The thrilling combat memoir by special operations sniper Paul Martinez, who spent seven years in Special Operations and was a sniper assigned to 3rd Ranger Battalion. America has one force with the single mission of direct action to capture or kill the enemy. That force is the 75th Ranger Regiment. Staff Sergeant Paul Martinez was a Ranger Sniper with the 75th Rangers during the desperate fighting in Afghanistan in 2011 when the United States made the decision to try to withdraw from Afghanistan. It was never going to be easy. There were still a large number of senior Taliban and al Qaeda leaders and other terrorists in secure locations throughout that country. If the United States withdrew from Afghanistan with these terrorists and their networks still intact, they could quickly take over the country and undo all the gains that we made. These terrorists needed to be eliminated, and there was only one force to do it—the Rangers. The mission was to capture or kill as many of these terrorists as possible. Paul Martinez was one of the deadliest snipers assigned to this unit, dubbed “Team Merrill,” after the Marauders of World War II fame. Martinez and his fellow Rangers faced near-impossible odds taking on an enemy who knew they were coming and who employed every conceivable tactic to kill these Rangers. In When the Killer Man Comes, Martinez tells the harrowing true story of how he and his team hunted America's enemies in an operation that would have repercussions that are still felt today.
Set as deeply in his mind as in the depths of the Southeast-Asian jungle, a young American soldier embarks on a journey to a war that, for him, will never be over. I am that American soldier. It's 1969. I am 19 and living in New York City. The world was a playground for Mickey, a naive Irish-American kid bored with his life who felt he was ready for the adventures of war. His father served in World War II, his brother a Marine in Vietnam, now it was his turn. His 365 days in the hell that was Vietnam builds in torment until an attack on a bunker complex in Cambodia where everything goes terribly wrong. Wounded, his friend captured, he becomes a tormented survivor knowing he is always just a heartbeat from death. His adventure turned nightmare brings a visceral understanding of the words penned by Thoreau, those very same words with which his father imparted enduring wisdom throughout his youth: "Most men live lives of quiet desperation," especially those at war. This emotional journey of self-realization chronicles the key perspective--shaping experiences of a U.S. Army grunt fighting in Vietnam.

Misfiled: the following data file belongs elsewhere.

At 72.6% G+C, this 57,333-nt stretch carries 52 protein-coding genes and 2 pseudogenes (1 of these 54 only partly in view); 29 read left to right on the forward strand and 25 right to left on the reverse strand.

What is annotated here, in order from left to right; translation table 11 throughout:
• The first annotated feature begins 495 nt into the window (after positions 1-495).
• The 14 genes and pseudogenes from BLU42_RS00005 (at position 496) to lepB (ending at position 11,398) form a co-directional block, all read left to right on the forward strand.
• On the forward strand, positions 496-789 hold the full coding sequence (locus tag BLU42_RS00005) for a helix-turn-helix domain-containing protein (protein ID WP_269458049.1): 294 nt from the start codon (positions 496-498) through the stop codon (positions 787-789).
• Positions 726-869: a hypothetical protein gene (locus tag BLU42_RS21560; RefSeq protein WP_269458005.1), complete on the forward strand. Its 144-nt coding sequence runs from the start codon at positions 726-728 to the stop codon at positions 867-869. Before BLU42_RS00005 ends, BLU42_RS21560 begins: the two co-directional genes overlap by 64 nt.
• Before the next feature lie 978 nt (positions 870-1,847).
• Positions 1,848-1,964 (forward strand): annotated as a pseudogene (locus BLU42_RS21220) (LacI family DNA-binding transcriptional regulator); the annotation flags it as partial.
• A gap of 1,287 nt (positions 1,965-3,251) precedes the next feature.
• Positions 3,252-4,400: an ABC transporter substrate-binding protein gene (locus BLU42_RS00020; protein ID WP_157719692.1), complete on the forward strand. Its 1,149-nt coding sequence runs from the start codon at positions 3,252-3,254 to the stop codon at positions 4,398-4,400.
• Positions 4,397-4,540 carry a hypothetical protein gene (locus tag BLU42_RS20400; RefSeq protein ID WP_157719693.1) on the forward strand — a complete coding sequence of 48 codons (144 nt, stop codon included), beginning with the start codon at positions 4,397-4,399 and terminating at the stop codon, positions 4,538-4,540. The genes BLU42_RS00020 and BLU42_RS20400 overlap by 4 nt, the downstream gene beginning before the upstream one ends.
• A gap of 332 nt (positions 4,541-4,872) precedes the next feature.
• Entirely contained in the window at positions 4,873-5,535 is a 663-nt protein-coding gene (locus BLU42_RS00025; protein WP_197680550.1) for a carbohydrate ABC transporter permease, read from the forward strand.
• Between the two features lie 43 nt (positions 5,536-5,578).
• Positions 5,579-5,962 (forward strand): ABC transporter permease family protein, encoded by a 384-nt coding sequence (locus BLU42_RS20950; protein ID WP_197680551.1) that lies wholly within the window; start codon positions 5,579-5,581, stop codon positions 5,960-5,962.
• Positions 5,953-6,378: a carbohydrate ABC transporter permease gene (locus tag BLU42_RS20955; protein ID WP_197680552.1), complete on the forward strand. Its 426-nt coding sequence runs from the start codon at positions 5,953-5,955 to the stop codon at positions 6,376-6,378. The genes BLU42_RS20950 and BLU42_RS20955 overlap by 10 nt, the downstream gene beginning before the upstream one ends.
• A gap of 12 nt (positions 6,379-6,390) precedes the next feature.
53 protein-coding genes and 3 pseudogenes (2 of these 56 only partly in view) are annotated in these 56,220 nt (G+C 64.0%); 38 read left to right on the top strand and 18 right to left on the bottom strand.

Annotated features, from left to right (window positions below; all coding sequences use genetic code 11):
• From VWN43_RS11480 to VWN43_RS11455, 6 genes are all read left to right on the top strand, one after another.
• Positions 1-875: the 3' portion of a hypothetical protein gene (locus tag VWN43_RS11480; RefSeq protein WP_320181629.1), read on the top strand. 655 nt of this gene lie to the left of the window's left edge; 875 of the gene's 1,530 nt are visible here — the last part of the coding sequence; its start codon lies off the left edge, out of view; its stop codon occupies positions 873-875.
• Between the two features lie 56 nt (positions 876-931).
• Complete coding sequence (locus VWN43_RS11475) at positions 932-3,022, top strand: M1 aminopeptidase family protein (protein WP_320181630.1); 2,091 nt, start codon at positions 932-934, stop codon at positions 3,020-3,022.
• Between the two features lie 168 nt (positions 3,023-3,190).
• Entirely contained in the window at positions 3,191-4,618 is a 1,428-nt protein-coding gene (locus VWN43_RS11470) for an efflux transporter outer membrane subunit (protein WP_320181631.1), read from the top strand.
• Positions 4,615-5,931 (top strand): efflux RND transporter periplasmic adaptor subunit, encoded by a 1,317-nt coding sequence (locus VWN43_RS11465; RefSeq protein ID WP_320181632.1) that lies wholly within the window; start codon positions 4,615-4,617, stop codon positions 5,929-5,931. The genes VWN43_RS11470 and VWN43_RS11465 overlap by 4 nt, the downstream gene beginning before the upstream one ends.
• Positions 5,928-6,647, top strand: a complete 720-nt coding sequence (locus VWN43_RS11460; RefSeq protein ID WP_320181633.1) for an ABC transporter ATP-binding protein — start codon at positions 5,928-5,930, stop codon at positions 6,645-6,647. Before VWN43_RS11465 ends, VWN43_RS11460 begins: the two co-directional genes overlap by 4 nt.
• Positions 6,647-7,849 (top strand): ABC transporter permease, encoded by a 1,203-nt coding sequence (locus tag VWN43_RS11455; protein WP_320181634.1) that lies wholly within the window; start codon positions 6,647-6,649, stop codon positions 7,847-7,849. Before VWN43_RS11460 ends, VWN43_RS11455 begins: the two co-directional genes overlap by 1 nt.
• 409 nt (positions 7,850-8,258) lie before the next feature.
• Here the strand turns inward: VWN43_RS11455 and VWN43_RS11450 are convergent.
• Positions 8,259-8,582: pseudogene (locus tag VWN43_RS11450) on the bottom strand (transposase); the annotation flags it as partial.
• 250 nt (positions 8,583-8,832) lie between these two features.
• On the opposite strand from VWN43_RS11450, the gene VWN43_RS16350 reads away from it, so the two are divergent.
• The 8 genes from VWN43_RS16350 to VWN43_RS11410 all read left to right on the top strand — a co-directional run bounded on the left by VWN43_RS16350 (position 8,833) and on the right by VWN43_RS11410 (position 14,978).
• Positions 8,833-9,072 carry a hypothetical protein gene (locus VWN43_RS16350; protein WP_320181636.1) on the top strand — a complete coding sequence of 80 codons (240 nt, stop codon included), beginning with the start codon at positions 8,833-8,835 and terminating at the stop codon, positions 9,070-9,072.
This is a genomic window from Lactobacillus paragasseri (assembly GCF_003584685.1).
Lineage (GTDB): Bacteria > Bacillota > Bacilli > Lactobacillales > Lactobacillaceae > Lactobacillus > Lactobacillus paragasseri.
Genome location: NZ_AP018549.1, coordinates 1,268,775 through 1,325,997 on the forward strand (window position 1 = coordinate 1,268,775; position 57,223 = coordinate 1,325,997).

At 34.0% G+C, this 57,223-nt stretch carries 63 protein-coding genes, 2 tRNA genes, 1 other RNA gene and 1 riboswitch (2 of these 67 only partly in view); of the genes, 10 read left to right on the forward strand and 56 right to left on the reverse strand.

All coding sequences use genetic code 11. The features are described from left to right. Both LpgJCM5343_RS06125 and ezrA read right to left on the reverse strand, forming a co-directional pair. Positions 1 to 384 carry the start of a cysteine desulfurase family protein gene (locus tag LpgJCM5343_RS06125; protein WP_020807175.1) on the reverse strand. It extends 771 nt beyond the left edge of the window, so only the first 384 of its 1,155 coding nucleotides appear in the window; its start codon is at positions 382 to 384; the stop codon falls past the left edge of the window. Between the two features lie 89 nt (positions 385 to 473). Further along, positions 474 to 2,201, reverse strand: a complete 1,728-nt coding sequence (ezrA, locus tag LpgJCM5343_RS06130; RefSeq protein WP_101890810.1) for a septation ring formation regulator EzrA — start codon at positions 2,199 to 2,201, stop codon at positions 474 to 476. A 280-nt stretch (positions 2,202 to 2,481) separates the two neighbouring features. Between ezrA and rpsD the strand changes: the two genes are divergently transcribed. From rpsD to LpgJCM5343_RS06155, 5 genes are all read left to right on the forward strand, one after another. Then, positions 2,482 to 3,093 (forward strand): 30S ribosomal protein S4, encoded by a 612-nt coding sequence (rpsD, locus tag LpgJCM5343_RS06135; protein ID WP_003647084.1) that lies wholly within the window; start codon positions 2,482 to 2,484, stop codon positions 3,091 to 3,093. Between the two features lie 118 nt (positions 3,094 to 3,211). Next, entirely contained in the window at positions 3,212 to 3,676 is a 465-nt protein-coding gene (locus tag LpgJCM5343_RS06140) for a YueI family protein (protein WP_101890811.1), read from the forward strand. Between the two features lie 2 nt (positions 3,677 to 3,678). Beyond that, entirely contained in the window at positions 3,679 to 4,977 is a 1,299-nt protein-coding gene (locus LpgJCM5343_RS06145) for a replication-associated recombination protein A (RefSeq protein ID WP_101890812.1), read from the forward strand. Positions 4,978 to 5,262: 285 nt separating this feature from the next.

Best Books

DMCA - Contact